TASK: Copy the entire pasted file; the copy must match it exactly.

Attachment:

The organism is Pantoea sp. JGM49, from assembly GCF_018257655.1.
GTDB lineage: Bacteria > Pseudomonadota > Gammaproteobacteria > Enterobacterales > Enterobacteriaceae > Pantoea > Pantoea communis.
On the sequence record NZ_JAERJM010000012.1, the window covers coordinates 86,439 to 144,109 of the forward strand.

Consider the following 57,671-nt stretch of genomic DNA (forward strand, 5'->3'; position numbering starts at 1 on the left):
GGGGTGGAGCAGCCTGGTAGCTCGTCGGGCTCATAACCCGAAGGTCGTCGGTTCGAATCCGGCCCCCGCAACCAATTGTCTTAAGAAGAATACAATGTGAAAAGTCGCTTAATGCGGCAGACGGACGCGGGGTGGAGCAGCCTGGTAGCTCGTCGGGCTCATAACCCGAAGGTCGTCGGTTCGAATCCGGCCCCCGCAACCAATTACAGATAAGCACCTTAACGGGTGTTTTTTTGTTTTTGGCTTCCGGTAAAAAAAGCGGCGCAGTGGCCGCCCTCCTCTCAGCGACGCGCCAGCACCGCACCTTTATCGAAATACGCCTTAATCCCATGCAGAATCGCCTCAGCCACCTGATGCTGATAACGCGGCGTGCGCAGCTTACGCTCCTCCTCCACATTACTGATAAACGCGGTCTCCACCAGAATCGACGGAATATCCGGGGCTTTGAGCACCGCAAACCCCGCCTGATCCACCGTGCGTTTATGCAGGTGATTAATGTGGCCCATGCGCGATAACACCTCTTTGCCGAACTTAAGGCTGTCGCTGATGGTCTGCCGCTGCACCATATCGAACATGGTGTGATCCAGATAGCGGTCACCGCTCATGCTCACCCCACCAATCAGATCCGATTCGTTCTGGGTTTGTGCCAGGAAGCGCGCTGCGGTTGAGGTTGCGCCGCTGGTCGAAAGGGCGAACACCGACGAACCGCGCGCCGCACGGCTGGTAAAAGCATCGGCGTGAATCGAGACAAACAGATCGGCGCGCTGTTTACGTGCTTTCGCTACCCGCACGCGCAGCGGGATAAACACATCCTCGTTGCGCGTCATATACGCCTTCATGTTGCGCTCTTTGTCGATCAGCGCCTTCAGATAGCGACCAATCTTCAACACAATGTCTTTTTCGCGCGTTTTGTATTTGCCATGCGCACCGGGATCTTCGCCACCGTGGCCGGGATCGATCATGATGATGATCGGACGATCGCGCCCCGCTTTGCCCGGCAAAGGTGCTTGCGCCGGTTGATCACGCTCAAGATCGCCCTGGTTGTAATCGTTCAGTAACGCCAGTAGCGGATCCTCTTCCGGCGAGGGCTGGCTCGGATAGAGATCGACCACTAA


The organism is Pantoea sp. JGM49, from assembly GCF_018257655.1.
GTDB lineage: Bacteria > Pseudomonadota > Gammaproteobacteria > Enterobacterales > Enterobacteriaceae > Pantoea > Pantoea communis.
On the sequence record NZ_JAERJM010000012.1, the window covers coordinates 86,439 to 144,109 of the forward strand.

Consider the following 57,671-nt stretch of genomic DNA (forward strand, 5'->3'; position numbering starts at 1 on the left):
GGGGTGGAGCAGCCTGGTAGCTCGTCGGGCTCATAACCCGAAGGTCGTCGGTTCGAATCCGGCCCCCGCAACCAATTGTCTTAAGAAGAATACAATGTGAAAAGTCGCTTAATGCGGCAGACGGACGCGGGGTGGAGCAGCCTGGTAGCTCGTCGGGCTCATAACCCGAAGGTCGTCGGTTCGAATCCGGCCCCCGCAACCAATTACAGATAAGCACCTTAACGGGTGTTTTTTTGTTTTTGGCTTCCGGTAAAAAAAGCGGCGCAGTGGCCGCCCTCCTCTCAGCGACGCGCCAGCACCGCACCTTTATCGAAATACGCCTTAATCCCATGCAGAATCGCCTCAGCCACCTGATGCTGATAACGCGGCGTGCGCAGCTTACGCTCCTCCTCCACATTACTGATAAACGCGGTCTCCACCAGAATCGACGGAATATCCGGGGCTTTGAGCACCGCAAACCCCGCCTGATCCACCGTGCGTTTATGCAGGTGATTAATGTGGCCCATGCGCGATAACACCTCTTTGCCGAACTTAAGGCTGTCGCTGATGGTCTGCCGCTGCACCATATCGAACATGGTGTGATCCAGATAGCGGTCACCGCTCATGCTCACCCCACCAATCAGATCCGATTCGTTCTGGGTTTGTGCCAGGAAGCGCGCTGCGGTTGAGGTTGCGCCGCTGGTCGAAAGGGCGAACACCGACGAACCGCGCGCCGCACGGCTGGTAAAAGCATCGGCGTGAATCGAGACAAACAGATCGGCGCGCTGTTTACGTGCTTTCGCTACCCGCACGCGCAGCGGGATAAACACATCCTCGTTGCGCGTCATATACGCCTTCATGTTGCGCTCTTTGTCGATCAGCGCCTTCAGATAGCGACCAATCTTCAACACAATGTCTTTTTCGCGCGTTTTGTATTTGCCATGCGCACCGGGATCTTCGCCACCGTGGCCGGGATCGATCATGATGATGATCGGACGATCGCGCCCCGCTTTGCCCGGCAAAGGTGCTTGCGCCGGTTGATCACGCTCAAGATCGCCCTGGTTGTAATCGTTCAGTAACGCCAGTAGCGGATCCTCTTCCGGCGAGGGCTGGCTCGGATAGAGATCGACCACTAA